A collection of material that accumulated over time, mostly during my high school and undergraduate studies can be found under Archived Material.
Additionally, there are a couple of projects hosted here, which are not directly integrated in this page:
Disclaimer: The artifact, for which I put this automation together, was rejected. I take this as a reminder that the technical bits still require good documentation to be useful.
SOM, the Simple Object Machine, is a little dynamic language designed for teaching object-oriented virtual machine design. It originates in Aarhus, Denmark, and according to Lars Bak, it was implemented in the course of two days by Kasper Lund. They used it back in 2001 for a course at the University of Aarhus.
Debugging concurrent systems is pretty hard, and we worked already for a while to make things a bit better. However, a big remaining problem is that bugs are not easily reproduced.
Writing specializations is generally pretty straight forward, but there is at least one common pitfall. When designing specializations, we need to remind ourselves that type-based specializations are technically guards.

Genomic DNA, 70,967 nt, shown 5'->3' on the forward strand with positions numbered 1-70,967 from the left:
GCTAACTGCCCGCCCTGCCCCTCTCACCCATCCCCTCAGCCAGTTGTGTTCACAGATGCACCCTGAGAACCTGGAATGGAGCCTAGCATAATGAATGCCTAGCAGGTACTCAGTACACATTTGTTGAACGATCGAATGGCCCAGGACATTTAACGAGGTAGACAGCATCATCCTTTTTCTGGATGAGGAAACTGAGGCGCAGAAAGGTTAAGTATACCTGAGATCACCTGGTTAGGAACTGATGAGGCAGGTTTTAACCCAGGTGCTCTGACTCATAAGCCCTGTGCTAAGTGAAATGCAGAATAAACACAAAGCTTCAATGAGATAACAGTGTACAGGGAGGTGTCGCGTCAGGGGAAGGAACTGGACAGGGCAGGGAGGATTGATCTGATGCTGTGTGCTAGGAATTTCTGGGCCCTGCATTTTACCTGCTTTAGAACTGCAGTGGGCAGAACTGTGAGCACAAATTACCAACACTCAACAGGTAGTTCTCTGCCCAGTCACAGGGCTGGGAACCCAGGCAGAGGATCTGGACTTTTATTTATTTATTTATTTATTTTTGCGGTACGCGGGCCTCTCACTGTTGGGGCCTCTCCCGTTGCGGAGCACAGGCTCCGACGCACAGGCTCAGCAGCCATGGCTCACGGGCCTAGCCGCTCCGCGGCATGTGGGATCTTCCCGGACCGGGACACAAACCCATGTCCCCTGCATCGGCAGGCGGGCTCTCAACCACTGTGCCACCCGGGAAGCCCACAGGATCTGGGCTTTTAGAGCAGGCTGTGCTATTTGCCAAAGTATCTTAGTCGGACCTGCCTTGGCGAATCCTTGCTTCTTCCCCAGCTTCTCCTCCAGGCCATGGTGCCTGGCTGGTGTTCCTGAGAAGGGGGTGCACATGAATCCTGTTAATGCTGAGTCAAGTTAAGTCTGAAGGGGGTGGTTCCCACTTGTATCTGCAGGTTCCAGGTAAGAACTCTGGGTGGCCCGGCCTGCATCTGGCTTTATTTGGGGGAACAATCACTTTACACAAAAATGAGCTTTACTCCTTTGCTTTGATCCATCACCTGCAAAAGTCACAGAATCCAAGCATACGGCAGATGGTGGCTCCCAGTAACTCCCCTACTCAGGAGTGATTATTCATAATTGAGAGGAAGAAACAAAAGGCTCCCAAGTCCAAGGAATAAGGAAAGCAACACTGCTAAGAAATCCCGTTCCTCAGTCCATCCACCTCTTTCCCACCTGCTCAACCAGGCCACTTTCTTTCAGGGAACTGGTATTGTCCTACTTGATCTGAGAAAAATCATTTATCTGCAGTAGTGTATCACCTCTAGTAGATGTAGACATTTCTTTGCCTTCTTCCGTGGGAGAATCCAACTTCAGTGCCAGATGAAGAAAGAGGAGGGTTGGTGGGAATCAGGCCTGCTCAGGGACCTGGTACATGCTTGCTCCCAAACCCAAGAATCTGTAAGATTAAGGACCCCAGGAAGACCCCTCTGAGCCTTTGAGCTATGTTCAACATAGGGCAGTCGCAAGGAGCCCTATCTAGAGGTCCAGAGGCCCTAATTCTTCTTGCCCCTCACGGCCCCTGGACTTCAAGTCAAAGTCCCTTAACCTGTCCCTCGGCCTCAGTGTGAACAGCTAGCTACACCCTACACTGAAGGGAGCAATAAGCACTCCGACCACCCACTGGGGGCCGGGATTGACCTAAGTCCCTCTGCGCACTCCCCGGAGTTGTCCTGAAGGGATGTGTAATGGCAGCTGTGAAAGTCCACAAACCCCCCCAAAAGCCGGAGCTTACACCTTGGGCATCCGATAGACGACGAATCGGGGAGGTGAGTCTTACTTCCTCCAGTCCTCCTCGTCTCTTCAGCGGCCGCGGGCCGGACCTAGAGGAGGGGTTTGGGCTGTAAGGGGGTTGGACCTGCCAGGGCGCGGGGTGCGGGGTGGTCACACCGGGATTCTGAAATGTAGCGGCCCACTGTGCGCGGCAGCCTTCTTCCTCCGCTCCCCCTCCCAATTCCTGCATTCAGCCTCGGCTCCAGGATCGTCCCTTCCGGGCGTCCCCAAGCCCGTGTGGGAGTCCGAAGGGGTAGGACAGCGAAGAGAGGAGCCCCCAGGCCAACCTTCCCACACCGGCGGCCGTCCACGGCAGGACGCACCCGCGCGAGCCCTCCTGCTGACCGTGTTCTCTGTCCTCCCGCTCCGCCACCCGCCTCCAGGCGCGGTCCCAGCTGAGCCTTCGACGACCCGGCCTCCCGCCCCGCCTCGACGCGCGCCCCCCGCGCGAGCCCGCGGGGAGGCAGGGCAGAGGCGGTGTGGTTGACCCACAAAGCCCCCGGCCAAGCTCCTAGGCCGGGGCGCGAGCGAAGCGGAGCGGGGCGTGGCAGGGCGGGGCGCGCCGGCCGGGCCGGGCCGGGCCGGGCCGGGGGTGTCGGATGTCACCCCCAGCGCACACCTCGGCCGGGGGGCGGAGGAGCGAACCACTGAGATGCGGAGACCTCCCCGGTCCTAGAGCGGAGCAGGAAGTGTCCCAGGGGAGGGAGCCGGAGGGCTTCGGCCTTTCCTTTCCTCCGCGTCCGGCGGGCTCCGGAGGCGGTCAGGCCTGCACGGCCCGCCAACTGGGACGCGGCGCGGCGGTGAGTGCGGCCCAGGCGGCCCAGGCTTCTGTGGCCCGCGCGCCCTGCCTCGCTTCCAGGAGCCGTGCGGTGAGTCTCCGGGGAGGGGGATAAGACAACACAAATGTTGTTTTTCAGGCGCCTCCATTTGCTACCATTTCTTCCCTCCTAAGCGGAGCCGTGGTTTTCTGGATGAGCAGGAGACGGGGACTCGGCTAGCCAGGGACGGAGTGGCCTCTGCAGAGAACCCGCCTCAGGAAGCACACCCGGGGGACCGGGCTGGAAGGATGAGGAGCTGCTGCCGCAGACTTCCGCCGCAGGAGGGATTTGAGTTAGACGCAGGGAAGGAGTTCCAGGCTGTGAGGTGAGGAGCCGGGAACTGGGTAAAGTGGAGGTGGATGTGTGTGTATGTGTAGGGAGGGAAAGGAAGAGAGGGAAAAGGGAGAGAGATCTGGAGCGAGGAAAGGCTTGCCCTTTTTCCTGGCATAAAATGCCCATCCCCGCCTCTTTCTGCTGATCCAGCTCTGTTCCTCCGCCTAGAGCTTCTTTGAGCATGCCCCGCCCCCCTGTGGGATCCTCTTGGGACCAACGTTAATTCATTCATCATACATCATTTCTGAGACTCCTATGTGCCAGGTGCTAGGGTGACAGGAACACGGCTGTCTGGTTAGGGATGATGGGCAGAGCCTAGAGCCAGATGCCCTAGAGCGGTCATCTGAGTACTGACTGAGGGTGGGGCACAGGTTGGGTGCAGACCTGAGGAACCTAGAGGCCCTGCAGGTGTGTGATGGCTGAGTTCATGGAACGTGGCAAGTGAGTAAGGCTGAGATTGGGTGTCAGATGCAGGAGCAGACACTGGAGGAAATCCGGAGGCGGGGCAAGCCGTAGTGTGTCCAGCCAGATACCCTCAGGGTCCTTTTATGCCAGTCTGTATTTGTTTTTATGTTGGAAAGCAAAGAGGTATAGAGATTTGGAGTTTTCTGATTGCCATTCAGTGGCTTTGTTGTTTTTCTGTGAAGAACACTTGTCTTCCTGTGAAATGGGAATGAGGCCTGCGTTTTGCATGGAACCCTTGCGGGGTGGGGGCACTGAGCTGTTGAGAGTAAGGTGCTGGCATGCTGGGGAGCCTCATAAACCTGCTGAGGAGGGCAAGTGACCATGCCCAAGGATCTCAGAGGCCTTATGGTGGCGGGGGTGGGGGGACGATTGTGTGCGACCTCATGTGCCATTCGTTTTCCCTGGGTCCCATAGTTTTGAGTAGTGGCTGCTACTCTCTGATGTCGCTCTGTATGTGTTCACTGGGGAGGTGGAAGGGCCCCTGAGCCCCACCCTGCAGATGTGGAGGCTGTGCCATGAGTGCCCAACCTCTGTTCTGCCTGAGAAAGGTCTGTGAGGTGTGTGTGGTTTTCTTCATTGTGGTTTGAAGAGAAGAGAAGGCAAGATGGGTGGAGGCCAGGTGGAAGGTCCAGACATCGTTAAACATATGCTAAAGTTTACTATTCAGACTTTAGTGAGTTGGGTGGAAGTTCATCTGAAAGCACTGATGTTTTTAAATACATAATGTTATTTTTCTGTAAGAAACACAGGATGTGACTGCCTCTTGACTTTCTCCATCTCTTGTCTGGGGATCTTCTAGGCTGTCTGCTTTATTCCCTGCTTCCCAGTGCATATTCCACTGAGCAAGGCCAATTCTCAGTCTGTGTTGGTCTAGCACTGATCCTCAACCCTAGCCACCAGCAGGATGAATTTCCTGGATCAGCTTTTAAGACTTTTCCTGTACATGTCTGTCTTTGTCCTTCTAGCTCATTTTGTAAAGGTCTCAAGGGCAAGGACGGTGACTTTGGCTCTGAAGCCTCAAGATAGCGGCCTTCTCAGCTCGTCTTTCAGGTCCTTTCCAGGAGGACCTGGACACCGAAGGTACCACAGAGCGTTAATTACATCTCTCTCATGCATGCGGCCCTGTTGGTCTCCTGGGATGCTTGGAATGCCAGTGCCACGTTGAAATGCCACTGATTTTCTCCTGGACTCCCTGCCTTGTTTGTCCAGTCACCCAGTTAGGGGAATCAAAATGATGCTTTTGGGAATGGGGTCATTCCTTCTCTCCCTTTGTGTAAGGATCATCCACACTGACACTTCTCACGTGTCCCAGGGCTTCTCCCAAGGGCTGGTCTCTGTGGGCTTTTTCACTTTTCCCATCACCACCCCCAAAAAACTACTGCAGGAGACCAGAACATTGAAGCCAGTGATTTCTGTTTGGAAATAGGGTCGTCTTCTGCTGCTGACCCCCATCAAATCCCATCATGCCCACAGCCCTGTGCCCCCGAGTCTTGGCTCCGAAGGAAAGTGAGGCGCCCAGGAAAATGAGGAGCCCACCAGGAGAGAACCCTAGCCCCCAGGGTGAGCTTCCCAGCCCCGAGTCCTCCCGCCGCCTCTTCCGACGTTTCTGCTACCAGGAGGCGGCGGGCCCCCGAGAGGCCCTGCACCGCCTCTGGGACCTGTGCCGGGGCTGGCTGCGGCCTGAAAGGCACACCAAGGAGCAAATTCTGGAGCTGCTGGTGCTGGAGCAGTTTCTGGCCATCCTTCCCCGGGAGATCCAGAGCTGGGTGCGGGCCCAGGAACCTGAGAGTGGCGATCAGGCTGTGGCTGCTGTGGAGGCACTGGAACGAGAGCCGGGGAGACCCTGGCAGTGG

Programming languages naturally come with a library of containers or collection types. They allow us to easily work with arbitrary number of elements, which is something all major languages care about. Unfortunately, it seems like there is not much writing on how to design such libraries. Even asking a few people that worked for a long time on collection libraries did not yield much of a structured approach to such a central element for our languages. The one major piece of writing we found is the Scala people describing their experience with bit rot and how they redesigned their collection implementation to avoid it.
When we have to debug applications that use concurrency, perhaps written in Java, all we get from the debugger is a list of threads, perhaps some information about held locks, and the ability to step through each thread separately.
In case you have been reading the previous post or following me on Twitter or Facebook, you might know that I had the silly idea of cycling from Linz in Austria all the way to Canterbury in England.
Note: This post is meant for people familiar with Truffle. For introductory material, please see for instance this list.